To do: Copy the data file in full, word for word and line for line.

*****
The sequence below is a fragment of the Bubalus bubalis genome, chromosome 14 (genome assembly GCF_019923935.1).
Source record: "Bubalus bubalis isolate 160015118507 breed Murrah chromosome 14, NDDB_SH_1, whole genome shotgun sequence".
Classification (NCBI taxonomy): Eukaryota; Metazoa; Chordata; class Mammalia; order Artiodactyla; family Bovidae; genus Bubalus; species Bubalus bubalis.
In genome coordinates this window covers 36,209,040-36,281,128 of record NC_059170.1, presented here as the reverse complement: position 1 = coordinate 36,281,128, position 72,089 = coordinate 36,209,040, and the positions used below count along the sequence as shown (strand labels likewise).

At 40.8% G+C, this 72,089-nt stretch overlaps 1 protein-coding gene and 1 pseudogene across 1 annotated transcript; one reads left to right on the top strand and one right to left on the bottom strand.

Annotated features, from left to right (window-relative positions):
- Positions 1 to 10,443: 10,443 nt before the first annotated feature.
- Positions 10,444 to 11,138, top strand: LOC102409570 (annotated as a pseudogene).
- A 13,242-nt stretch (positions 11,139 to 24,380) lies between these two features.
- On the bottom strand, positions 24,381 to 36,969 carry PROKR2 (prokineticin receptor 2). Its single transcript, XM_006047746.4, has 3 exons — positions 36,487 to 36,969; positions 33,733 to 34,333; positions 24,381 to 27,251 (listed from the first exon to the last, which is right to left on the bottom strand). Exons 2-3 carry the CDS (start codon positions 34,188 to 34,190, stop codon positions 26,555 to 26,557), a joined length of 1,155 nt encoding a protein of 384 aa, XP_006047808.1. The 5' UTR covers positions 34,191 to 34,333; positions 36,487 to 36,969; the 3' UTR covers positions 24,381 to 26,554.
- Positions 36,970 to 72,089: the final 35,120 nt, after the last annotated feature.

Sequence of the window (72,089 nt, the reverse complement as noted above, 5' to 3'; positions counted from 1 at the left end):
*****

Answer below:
The sequence below is a fragment of the Bubalus bubalis genome, chromosome 14 (genome assembly GCF_019923935.1).
Source record: "Bubalus bubalis isolate 160015118507 breed Murrah chromosome 14, NDDB_SH_1, whole genome shotgun sequence".
Classification (NCBI taxonomy): Eukaryota; Metazoa; Chordata; class Mammalia; order Artiodactyla; family Bovidae; genus Bubalus; species Bubalus bubalis.
In genome coordinates this window covers 36,209,040-36,281,128 of record NC_059170.1, presented here as the reverse complement: position 1 = coordinate 36,281,128, position 72,089 = coordinate 36,209,040, and the positions used below count along the sequence as shown (strand labels likewise).

At 40.8% G+C, this 72,089-nt stretch overlaps 1 protein-coding gene and 1 pseudogene across 1 annotated transcript; one reads left to right on the top strand and one right to left on the bottom strand.

Annotated features, from left to right (window-relative positions):
- Positions 1 to 10,443: 10,443 nt before the first annotated feature.
- Positions 10,444 to 11,138, top strand: LOC102409570 (annotated as a pseudogene).
- A 13,242-nt stretch (positions 11,139 to 24,380) lies between these two features.
- On the bottom strand, positions 24,381 to 36,969 carry PROKR2 (prokineticin receptor 2). Its single transcript, XM_006047746.4, has 3 exons — positions 36,487 to 36,969; positions 33,733 to 34,333; positions 24,381 to 27,251 (listed from the first exon to the last, which is right to left on the bottom strand). Exons 2-3 carry the CDS (start codon positions 34,188 to 34,190, stop codon positions 26,555 to 26,557), a joined length of 1,155 nt encoding a protein of 384 aa, XP_006047808.1. The 5' UTR covers positions 34,191 to 34,333; positions 36,487 to 36,969; the 3' UTR covers positions 24,381 to 26,554.
- Positions 36,970 to 72,089: the final 35,120 nt, after the last annotated feature.

Sequence of the window (72,089 nt, the reverse complement as noted above, 5' to 3'; positions counted from 1 at the left end):